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RE: URL Expansion proposal

From: Jonathon Tidswell <t-jont@microsoft.com>
Date: Sun, 14 Jan 1996 18:50:21 -0800
Message-Id: <c=US%a=_%p=msft%l=syd-02-msg960115133719NE007A00@red-02-imc.itg.microsoft.com>
To: "www-talk@w3.org" <IMCEAX400-c=US+3Ba=+20+3Bp=MSFT+3Bo=SOUTHPACIFIC+3Bdda+3ASMTP=www-talk+40w3+2Eo>, "idelrio@abstraction.com" <IMCEAX400-c=US+3Ba=+20+3Bp=MSFT+3Bo=SOUTHPACIFIC+3Bdda+3ASMTP=idelrio+40abstrac>

Israel,
You are correct URLs are ugly and not particularly novice friendly(1).
Which leads quite quickly to the conclusion that an improvement is needed.
I dont think anybody would disagree so far.

However your suggestion is applicable to a very narrow part of the web 
(indeed HTTP is only part of the 'Web'), it appears to be the common 
response that your goals are good but that implementing two standards (yours 
and a more widely applicable one at a later date) for dealing with the 
naming problems is worse than dealing with the (admittedly poor) current URL 
scheme until a broadly applicable solution can be found.

I think the best (short term) solution mentioned so far has been to provide 
a UI feature which is basically a link to a search engine/index.
You may wish to experiment with alternative implementations(2) and can then 
enlighten everybody with the results of your work, so that everybody will 
use a *standard* method to avoid confusing novices.

- JonT

(1) It is acutally worse than that, they can be counter intuitive for some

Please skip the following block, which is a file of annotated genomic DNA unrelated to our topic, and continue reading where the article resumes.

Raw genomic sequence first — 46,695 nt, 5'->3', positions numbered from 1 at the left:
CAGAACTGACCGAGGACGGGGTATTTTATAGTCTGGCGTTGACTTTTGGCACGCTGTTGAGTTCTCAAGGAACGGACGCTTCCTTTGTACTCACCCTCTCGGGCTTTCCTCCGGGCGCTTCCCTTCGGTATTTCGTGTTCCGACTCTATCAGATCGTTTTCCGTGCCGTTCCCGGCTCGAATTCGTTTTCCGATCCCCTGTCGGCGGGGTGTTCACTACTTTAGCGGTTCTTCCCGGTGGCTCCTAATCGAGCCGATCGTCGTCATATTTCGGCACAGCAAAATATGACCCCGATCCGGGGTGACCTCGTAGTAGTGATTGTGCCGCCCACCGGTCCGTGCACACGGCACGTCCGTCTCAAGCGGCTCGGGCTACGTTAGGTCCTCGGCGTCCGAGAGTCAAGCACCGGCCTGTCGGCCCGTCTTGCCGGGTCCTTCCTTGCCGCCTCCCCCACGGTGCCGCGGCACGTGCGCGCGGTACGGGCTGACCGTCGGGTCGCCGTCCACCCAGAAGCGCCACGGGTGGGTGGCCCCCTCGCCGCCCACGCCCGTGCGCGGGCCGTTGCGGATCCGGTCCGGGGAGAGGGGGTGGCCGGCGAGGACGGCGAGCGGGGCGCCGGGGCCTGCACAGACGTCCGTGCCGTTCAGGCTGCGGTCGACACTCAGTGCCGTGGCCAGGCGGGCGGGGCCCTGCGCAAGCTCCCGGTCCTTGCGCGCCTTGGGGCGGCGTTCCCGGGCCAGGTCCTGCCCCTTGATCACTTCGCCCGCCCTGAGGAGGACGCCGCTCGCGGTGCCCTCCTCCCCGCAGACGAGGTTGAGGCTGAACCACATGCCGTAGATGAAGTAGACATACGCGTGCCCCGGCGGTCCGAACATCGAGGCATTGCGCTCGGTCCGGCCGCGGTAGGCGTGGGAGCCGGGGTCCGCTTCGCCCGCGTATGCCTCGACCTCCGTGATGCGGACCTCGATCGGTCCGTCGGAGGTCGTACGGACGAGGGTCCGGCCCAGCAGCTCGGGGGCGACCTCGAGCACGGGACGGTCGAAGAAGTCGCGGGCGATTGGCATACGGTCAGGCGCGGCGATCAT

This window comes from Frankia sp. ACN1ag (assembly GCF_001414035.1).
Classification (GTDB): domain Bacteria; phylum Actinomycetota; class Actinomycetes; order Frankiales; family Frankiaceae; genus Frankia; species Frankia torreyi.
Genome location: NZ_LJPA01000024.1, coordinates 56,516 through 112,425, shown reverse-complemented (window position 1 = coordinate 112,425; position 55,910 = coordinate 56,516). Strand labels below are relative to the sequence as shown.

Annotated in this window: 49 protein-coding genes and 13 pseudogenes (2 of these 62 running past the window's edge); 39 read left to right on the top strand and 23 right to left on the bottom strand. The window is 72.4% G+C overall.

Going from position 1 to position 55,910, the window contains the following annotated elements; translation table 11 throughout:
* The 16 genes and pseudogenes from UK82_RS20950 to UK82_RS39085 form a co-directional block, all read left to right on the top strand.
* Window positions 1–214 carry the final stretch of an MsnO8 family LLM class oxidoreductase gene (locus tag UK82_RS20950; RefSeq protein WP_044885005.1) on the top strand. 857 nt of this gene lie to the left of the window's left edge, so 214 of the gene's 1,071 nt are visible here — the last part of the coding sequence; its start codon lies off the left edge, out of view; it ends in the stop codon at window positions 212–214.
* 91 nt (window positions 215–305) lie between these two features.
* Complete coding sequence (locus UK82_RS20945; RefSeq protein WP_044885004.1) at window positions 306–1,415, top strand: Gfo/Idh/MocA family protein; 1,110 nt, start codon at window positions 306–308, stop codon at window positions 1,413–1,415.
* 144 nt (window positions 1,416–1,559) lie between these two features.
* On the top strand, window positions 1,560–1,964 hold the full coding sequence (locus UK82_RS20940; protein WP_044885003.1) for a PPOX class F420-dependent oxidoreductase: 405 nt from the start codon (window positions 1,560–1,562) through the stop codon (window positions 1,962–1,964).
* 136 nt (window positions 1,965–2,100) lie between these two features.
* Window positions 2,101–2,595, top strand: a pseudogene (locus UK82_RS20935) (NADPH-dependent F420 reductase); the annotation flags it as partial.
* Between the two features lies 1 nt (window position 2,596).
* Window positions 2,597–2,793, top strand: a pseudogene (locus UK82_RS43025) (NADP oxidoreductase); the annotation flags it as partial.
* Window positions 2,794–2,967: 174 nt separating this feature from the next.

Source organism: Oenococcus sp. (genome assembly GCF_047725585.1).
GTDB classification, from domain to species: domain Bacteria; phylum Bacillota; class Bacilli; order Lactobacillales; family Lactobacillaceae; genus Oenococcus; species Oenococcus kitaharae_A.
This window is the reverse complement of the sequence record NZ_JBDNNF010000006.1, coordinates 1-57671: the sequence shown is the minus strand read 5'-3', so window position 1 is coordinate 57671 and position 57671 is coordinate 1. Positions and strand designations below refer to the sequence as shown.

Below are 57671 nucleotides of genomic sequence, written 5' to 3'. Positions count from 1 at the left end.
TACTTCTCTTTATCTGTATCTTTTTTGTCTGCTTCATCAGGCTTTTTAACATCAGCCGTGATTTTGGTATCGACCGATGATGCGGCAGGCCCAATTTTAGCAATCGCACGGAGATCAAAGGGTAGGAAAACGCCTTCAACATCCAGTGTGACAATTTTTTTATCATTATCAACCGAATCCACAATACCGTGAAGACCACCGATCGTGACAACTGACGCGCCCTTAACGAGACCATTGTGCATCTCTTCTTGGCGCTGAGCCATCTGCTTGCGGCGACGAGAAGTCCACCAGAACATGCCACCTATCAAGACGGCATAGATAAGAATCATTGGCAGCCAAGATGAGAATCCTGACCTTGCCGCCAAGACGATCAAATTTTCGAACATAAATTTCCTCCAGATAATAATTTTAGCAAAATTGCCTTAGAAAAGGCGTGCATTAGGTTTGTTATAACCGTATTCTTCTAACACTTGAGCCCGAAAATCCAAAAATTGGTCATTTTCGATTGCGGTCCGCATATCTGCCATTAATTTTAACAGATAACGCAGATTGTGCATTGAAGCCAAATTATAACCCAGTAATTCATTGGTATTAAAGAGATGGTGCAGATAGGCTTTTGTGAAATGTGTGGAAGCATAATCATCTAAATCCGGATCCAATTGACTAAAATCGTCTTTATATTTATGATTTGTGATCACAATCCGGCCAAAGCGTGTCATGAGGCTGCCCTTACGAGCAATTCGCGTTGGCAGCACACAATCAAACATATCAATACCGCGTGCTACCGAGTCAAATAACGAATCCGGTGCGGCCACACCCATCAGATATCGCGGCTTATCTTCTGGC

things.
(2) Obvious possibilities include:
   -   a separate text entry box with a second button
   -   a more clever parser that send the text to the search engine if it is 
clearly not a
       misformed URL and cant be made to look like a URL by simple tricks

Disclaimer: I think my thoughts are my own, and I believe my writings are 
too.
I neither can nor do speak for Microsoft. 

----------
From: 	www-talk@w3.org[SMTP:www-talk@w3.org]
Sent: 	Monday, 15 January 1996 12:46
To: 	Adam M. Donahue
Cc: 	www-talk@w3.org
Subject: 	Re: URL Expansion proposal

>Again, two different methods would only confuse more.  What's nice about 
>a standard like the current URL is that it is a little bit flexible.  
>Yours simply isn't.

Once again, I am not proposing an alternative to URL. As far as
addressing standards go, URL is fine. The problem is that 99% of the
Internet users are not simply interested in the nuisances of FTP, NEWS, 
Gopher, 
etc. From their viewpoint having to learn about http: and domains is truly
redundant. UNIX has allowed the use of Aliases for a long time. Would you 
have 
opposed their use? Frankly, I do not see why a proposal intended to make it 
a 
little bit easier for business to advertise their main entry point to the 
web, 
and for people to remember it would cause such an emotional response.

>> My gosh -- it's not _that_ confusing!  Morally abhorrent?  That's a 
>> little reactionary.

Is there anything confusing in allowing companies to form phone numbers that
can be advertised as alpha phrases? (1800-CALLHERE). C'mon, URLs are an
*abhorrent* way to tell people they have to adapt to the computer and not
other way around! If that makes me a reactionary, so be it.

Regards,

Israel





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Received on Sunday, 14 January 1996 21:50:39 GMT

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